Assuntos
Infecções Bacterianas/genética , Hemorragia Cerebral/genética , Coinfecção/genética , Expressão Gênica , Pulmão/metabolismo , Animais , Bactérias/classificação , Bactérias/genética , Infecções Bacterianas/complicações , Infecções Bacterianas/microbiologia , Translocação Bacteriana , Hemorragia Cerebral/complicações , Hemorragia Cerebral/fisiopatologia , Coinfecção/complicações , Coinfecção/microbiologia , Modelos Animais de Doenças , Microbioma Gastrointestinal/genética , Humanos , Mucosa Intestinal/metabolismo , Mucosa Intestinal/microbiologia , Pulmão/microbiologia , Masculino , Camundongos Endogâmicos C57BL , RNA Ribossômico 16S/genética , Acidente Vascular Cerebral/complicações , Acidente Vascular Cerebral/diagnóstico , Acidente Vascular Cerebral/fisiopatologia , Fatores de Tempo
20.
Nat Commun ; 12(1): 7172, 2021 12 09.
Artigo em Inglês | MEDLINE | ID: mdl-34887405

RESUMO

Complement receptor of immunoglobulin superfamily (CRIg) is expressed on liver macrophages and directly binds complement component C3b or Gram-positive bacteria to mediate phagocytosis. CRIg plays important roles in several immune-mediated diseases, but it is not clear how its pathogen recognition and phagocytic functions maintain homeostasis and prevent disease. We previously associated cytolysin-positive Enterococcus faecalis with severity of alcohol-related liver disease. Here, we demonstrate that CRIg is reduced in liver tissues from patients with alcohol-related liver disease. CRIg-deficient mice developed more severe ethanol-induced liver disease than wild-type mice; disease severity was reduced with loss of toll-like receptor 2. CRIg-deficient mice were less efficient than wild-type mice at clearing Gram-positive bacteria such as Enterococcus faecalis that had translocated from gut to liver. Administration of the soluble extracellular domain CRIg-Ig protein protected mice from ethanol-induced steatohepatitis. Our findings indicate that ethanol impairs hepatic clearance of translocated pathobionts, via decreased hepatic CRIg, which facilitates progression of liver disease.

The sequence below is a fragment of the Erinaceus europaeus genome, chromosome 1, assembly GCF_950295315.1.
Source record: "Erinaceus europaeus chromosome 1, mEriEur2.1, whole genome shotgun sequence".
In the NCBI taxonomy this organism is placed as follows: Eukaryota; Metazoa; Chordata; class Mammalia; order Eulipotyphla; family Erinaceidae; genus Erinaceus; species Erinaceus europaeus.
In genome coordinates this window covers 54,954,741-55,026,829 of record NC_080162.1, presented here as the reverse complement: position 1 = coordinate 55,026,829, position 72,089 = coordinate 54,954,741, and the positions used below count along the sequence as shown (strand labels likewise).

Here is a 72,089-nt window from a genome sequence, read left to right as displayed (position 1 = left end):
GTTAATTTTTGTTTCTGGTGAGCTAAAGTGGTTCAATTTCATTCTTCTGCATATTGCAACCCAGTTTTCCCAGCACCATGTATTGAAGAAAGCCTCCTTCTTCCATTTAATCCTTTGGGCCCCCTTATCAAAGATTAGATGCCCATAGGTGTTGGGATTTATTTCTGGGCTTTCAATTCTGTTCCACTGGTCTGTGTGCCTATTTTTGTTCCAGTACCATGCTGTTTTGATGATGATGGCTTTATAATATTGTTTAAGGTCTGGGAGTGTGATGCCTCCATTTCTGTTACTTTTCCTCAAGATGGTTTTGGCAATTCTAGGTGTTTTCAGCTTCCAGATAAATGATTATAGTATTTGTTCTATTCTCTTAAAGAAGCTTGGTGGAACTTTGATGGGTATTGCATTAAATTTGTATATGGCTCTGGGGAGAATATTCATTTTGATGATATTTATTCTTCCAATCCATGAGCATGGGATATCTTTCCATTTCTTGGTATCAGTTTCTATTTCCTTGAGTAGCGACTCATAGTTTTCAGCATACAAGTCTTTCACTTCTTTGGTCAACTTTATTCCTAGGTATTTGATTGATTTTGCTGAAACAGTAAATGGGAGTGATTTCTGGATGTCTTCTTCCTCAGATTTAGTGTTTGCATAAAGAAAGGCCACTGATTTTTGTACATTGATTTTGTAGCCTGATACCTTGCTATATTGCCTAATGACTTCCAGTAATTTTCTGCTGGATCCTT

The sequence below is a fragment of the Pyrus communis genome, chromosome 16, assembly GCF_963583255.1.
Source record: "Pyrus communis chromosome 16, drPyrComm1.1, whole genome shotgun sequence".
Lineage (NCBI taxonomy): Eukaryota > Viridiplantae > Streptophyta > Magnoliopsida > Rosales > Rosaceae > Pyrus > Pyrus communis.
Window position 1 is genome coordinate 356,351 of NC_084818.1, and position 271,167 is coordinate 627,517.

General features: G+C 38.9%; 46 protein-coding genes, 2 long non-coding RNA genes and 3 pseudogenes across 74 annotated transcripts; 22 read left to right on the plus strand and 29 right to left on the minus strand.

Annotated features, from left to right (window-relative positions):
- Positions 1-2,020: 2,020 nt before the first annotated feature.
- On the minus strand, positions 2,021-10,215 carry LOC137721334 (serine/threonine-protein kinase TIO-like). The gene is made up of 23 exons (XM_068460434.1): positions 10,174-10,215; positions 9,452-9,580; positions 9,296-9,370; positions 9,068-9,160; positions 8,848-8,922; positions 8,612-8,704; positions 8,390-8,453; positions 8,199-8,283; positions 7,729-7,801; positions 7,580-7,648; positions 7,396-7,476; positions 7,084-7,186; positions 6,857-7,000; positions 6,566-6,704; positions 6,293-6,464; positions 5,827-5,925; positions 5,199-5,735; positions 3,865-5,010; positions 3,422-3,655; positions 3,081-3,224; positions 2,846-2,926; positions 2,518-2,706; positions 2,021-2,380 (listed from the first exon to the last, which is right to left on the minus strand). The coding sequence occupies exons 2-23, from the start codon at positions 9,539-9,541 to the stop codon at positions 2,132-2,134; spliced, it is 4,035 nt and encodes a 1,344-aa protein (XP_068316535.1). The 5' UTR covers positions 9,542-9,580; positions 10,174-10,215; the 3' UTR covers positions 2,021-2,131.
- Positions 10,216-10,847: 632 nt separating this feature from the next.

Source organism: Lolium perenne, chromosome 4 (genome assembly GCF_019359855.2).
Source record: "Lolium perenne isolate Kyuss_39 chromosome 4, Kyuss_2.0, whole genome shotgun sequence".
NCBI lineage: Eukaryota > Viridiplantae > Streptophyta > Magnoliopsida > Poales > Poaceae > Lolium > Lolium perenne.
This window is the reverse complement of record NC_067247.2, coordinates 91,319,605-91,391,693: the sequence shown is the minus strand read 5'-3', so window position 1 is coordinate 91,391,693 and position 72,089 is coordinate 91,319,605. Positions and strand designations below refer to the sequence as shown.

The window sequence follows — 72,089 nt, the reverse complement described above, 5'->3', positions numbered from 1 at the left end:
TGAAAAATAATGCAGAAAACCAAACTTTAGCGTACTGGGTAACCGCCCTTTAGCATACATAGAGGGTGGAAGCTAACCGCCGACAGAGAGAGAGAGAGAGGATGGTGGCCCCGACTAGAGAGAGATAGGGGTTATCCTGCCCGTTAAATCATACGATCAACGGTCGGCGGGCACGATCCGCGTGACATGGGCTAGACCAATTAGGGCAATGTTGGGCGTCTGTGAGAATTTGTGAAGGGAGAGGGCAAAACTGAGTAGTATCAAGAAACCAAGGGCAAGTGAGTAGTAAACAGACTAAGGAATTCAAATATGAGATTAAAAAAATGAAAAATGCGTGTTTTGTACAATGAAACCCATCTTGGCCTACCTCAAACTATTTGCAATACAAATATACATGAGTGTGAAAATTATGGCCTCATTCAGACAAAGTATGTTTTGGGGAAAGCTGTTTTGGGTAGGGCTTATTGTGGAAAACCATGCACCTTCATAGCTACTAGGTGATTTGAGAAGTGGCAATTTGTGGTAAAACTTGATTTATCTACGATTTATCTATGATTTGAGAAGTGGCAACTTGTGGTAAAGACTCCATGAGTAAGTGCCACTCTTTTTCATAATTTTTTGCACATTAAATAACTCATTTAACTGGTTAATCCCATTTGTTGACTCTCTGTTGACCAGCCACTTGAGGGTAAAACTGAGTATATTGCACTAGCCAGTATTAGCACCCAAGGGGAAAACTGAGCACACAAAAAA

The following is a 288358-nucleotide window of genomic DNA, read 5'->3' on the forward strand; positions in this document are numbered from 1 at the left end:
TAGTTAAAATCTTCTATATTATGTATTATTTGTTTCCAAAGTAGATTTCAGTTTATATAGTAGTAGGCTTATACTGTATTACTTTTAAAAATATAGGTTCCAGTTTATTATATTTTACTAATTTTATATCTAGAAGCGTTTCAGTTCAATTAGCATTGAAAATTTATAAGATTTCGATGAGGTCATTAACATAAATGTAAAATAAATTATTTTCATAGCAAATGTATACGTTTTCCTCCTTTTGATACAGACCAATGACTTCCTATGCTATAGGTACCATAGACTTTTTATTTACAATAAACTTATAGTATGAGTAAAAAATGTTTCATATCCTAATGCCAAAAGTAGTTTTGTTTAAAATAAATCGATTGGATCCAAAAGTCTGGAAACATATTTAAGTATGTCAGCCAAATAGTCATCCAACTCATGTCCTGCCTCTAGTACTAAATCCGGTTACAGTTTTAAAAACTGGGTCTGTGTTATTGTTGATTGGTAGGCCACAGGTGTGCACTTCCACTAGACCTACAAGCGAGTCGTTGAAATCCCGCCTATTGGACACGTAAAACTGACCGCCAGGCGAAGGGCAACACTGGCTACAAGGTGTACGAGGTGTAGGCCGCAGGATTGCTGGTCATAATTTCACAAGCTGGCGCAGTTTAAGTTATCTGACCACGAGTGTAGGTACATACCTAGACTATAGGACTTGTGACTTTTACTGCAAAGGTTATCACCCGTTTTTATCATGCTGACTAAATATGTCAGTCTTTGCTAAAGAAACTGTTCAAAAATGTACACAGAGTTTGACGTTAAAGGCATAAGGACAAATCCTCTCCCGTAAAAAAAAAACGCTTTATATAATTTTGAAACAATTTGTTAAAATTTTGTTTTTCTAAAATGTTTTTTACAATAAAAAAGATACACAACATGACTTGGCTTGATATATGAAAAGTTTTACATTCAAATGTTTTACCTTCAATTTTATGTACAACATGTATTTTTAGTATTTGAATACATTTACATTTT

Assuntos
Enterococcus faecalis/imunologia , Infecções por Bactérias Gram-Positivas/imunologia , Hepatopatias Alcoólicas/imunologia , Macrófagos/imunologia , Receptores de Complemento 3b/imunologia , Receptores de Complemento/imunologia , Animais , Translocação Bacteriana , Complemento C3b/imunologia , Enterococcus faecalis/fisiologia , Etanol/efeitos adversos , Feminino , Trato Gastrointestinal/microbiologia , Infecções por Bactérias Gram-Positivas/genética , Infecções por Bactérias Gram-Positivas/microbiologia , Humanos , Fígado/efeitos dos fármacos , Fígado/imunologia , Fígado/microbiologia , Hepatopatias Alcoólicas/etiologia , Hepatopatias Alcoólicas/genética , Hepatopatias Alcoólicas/microbiologia , Masculino , Camundongos , Camundongos Endogâmicos C57BL , Camundongos Knockout , Receptores de Complemento/deficiência , Receptores de Complemento/genética , Receptores de Complemento 3b/genética